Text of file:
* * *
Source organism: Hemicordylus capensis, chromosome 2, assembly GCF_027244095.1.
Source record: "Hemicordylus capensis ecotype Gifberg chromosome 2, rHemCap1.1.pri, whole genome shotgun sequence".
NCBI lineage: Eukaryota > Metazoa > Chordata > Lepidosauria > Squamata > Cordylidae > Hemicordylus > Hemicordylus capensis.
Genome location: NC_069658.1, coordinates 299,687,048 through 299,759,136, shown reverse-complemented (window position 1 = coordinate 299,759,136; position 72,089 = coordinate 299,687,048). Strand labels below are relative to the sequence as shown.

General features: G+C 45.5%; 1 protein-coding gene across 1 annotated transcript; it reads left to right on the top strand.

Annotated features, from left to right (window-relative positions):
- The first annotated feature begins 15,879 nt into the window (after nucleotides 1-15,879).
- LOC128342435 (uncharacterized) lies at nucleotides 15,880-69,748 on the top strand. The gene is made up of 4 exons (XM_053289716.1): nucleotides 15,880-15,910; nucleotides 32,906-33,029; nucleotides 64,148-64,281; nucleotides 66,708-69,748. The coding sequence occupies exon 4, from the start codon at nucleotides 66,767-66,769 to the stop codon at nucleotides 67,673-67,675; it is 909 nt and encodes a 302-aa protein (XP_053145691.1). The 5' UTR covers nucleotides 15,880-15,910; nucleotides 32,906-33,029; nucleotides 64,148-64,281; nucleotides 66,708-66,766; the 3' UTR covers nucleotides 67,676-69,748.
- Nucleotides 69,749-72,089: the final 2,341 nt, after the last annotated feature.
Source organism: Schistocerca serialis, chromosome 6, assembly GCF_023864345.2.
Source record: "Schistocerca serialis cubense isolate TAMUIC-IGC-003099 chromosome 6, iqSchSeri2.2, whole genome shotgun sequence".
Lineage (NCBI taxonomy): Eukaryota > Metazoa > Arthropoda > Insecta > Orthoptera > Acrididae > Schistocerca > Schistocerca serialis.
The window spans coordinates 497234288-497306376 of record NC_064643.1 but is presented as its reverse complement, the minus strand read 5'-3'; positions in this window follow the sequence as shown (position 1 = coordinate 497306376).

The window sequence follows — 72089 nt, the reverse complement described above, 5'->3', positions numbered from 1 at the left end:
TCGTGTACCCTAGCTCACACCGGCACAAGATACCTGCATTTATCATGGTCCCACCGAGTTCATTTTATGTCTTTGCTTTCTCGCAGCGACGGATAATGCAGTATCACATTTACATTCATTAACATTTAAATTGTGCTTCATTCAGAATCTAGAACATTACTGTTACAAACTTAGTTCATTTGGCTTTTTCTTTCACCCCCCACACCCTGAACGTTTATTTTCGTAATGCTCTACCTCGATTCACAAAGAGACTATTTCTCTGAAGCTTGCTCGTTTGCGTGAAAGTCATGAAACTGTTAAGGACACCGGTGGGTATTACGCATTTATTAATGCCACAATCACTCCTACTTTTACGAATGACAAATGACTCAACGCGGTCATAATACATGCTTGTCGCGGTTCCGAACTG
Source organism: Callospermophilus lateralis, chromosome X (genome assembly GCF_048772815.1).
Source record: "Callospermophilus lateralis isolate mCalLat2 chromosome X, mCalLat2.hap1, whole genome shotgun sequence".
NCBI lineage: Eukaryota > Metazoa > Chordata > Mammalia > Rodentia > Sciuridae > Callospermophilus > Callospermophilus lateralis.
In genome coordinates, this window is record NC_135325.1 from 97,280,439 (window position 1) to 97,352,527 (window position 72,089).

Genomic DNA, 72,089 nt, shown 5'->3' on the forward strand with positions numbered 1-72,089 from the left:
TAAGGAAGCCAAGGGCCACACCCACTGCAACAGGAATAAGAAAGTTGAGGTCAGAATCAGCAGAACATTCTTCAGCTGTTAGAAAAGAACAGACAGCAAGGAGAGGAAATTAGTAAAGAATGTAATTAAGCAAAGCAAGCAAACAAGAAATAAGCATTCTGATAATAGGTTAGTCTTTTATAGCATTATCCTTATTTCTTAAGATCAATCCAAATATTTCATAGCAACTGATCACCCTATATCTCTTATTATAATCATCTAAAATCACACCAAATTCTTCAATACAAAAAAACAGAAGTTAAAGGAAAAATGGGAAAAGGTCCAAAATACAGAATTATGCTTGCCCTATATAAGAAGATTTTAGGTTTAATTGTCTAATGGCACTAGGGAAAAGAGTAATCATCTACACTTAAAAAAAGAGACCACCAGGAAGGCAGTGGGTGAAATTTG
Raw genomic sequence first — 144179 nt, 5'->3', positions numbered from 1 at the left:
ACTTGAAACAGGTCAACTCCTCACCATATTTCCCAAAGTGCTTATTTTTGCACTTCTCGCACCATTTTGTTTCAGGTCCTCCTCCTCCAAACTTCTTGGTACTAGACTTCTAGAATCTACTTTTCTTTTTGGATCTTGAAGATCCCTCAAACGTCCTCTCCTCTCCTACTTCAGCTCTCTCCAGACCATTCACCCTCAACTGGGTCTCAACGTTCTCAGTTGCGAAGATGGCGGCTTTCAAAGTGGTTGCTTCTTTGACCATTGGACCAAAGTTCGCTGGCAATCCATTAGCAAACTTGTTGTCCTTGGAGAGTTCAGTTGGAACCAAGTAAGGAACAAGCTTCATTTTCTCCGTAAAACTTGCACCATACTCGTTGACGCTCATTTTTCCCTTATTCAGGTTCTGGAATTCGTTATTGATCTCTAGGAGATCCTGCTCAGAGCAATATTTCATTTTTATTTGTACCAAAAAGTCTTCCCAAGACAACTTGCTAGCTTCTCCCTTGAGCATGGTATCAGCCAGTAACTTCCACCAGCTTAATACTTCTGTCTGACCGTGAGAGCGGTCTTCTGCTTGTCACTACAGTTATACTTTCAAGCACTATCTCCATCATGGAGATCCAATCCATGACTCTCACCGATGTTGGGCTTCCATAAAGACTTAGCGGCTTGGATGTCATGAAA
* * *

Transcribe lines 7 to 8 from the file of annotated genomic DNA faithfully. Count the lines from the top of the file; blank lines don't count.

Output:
- The first annotated feature begins 15,879 nt into the window (after nucleotides 1-15,879).
- LOC128342435 (uncharacterized) lies at nucleotides 15,880-69,748 on the top strand. The gene is made up of 4 exons (XM_053289716.1): nucleotides 15,880-15,910; nucleotides 32,906-33,029; nucleotides 64,148-64,281; nucleotides 66,708-69,748. The coding sequence occupies exon 4, from the start codon at nucleotides 66,767-66,769 to the stop codon at nucleotides 67,673-67,675; it is 909 nt and encodes a 302-aa protein (XP_053145691.1). The 5' UTR covers nucleotides 15,880-15,910; nucleotides 32,906-33,029; nucleotides 64,148-64,281; nucleotides 66,708-66,766; the 3' UTR covers nucleotides 67,676-69,748.